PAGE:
Who’s Afraid of a (Mostly) Fictional Bible?

Sep 3, 2014

By Herb Silverman

 

A recent OnFaith piece by an anonymous pastor at a mainstream evangelical church asked, “Who’s Afraid of a (Partly) Fictional Bible?” I understand why the pastor might have wanted anonymity. See, for instance, Caught in the Pulpit: Leaving Belief Behind, where clergy reveal in confidential interviews how their lives of service are overshadowed by hypocrisy as they contemplate taking a leap from the faith of their congregants.

Although religionists often have heated arguments and even wars over holy book interpretations, our secular government does not condone killing for blasphemy. However, Christians may certainly fire sect leaders and shun family members for “incorrect” interpretations of their Bible. Literalists often disagree on what the Bible literally says, while non-literalists frequently disagree on which parts to take literally. Most Christians I know believe something equivalent to: “The Bible is literally true, except for what I say is allegorical.”

I agree with Pastor Anonymous when he criticizes people for reading “our twenty-first century lives into a book composed in an ancient and wholly different world.” However, we part company when he says that even the made-up stories “tell us the truth about God and his purposes.” Really? How can that be when the Bible mainly tells us the views of scientifically ignorant, misogynistic, and homophobic writers who were a product of their times? I regard the Bible at its best as akin to Aesop’s fables, with some positive moral lessons and universal truths (along with talking animals). I’ve written here about the value I find in the Bible.

But if an all-knowing God really inspired the Bible, why are parts of it so ambiguous or obviously wrong as to inspire people to behave so badly? Some passages should be ignored, and not taken literally or even allegorically. For instance, how does “Thou shalt not suffer a witch to live” tell us the truth about God and his purposes? That passage alone has been used to justify burning countless women at the stake. Christians in this country ended such persecution in the seventeenth century, but it still takes place in other parts of the world.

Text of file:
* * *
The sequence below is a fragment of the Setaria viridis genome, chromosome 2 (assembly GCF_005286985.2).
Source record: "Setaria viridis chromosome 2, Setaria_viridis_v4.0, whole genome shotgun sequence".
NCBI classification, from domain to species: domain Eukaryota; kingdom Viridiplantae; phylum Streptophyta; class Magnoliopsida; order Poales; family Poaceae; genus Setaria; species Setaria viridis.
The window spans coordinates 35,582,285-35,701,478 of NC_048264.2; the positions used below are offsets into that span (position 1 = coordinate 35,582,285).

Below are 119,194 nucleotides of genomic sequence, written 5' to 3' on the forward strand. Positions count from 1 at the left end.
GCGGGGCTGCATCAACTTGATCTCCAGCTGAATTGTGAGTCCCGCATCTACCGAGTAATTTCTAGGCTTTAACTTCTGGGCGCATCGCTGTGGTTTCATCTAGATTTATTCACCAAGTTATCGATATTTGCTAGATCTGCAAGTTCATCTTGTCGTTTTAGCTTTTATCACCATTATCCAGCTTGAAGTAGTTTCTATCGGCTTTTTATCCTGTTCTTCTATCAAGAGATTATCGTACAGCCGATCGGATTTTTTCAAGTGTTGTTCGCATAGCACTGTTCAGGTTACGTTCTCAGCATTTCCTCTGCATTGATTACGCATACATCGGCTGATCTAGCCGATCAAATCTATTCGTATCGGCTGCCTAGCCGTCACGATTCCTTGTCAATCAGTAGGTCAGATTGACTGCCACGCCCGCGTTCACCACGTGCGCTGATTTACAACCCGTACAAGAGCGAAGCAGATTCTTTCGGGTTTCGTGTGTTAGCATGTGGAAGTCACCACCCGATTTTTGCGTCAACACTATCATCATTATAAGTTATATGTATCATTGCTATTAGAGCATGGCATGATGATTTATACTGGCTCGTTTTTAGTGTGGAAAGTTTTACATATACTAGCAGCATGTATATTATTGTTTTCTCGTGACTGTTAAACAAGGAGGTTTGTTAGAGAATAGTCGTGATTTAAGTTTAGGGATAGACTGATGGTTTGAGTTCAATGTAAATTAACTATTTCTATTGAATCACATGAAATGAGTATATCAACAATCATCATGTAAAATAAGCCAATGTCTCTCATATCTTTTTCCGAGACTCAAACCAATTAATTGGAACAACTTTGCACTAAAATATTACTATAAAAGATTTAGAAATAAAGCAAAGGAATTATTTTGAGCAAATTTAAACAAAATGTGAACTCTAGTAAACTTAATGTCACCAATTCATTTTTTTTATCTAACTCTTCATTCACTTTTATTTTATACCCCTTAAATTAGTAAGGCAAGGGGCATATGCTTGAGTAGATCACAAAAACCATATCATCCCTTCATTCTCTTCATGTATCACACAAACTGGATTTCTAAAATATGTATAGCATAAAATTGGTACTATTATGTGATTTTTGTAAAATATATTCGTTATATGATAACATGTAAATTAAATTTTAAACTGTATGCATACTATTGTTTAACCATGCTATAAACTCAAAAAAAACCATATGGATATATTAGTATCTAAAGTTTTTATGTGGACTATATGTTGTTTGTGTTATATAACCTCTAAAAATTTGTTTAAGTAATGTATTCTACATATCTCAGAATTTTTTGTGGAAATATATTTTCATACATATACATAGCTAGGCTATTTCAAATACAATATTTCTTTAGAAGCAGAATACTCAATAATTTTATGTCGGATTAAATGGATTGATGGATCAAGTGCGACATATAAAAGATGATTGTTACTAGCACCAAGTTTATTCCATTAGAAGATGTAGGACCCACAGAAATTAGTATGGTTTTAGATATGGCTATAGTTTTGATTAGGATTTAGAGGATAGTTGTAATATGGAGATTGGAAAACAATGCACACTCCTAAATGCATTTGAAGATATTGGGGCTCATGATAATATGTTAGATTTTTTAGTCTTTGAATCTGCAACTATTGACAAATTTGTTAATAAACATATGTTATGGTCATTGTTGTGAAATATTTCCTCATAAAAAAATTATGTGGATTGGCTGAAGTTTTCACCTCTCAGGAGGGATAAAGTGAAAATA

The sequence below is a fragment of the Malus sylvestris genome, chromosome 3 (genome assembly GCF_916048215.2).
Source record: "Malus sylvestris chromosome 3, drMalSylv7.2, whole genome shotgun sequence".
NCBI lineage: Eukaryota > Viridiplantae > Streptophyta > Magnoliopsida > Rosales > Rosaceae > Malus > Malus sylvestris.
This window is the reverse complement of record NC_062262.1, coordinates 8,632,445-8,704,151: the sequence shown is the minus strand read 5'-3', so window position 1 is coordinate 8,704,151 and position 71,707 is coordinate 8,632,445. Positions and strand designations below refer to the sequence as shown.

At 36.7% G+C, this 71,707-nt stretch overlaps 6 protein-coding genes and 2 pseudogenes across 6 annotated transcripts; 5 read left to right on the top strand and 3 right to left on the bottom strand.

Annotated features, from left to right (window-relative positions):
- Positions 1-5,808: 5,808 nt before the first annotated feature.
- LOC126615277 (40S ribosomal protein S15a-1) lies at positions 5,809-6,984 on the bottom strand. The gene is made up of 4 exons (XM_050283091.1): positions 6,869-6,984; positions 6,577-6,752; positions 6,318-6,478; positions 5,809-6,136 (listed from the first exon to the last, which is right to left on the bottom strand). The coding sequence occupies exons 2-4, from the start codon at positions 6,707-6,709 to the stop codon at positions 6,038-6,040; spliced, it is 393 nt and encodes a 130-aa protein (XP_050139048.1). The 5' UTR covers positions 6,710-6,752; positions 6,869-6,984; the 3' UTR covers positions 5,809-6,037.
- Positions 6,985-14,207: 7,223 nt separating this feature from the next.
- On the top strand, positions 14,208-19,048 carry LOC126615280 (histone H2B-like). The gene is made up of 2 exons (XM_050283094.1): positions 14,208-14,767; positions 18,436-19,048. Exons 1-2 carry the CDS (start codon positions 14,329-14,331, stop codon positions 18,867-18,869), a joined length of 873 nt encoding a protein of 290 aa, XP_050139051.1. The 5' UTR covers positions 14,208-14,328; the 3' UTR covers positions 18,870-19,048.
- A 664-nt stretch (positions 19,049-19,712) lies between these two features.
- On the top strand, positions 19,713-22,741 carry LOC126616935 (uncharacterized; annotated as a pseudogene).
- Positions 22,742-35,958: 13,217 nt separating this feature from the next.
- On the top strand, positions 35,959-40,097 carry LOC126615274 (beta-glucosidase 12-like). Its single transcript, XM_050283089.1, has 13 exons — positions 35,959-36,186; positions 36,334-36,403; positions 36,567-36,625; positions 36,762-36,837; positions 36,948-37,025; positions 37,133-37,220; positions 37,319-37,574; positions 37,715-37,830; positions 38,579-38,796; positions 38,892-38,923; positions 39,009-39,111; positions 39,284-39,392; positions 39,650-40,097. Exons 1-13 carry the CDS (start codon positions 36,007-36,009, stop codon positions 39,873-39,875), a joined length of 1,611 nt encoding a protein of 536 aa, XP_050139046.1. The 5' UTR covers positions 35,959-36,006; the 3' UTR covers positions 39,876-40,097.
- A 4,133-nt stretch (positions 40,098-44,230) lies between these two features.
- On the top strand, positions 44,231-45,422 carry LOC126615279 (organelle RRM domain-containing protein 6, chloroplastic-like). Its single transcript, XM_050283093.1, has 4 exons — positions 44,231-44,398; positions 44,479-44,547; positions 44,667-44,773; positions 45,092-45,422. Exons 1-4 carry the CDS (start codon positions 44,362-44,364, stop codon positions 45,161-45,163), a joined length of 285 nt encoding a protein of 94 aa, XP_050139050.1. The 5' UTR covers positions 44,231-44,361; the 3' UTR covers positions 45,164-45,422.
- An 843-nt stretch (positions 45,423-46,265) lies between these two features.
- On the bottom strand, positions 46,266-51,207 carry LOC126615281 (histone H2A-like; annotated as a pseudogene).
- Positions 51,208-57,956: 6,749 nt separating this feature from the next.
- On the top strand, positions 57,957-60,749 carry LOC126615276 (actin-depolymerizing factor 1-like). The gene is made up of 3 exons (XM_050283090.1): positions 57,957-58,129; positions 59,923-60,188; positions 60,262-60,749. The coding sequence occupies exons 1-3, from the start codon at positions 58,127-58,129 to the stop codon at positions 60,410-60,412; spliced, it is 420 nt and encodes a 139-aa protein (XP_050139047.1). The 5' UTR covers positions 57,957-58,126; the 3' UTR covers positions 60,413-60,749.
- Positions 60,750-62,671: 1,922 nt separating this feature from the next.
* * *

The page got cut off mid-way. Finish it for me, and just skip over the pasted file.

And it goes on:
18 comments on “Who’s Afraid of a (Mostly) Fictional Bible?

  • Most Christians I know believe something equivalent to: “The Bible is literally true, except for what I say is allegorical.”

    …. … Or just copied and repeated what some pastor told them it said, without bothering to read it at all!
    Report abuse

  • What amazes me is how our species can’t see that it was hand made, man made (In the Masculine) to reflect the cultural politics of the day. One tribes “Winning” view of history with god on their side. Stone age morals and behaviour. Chock full of contradictions and inconsistencies. Insulting to a omnipotent, omniscient perfect god who could not possibly have written so many mistakes knowingly. The bible and the koran are obviously just the writings of men, claiming god as their ally in local squabbles.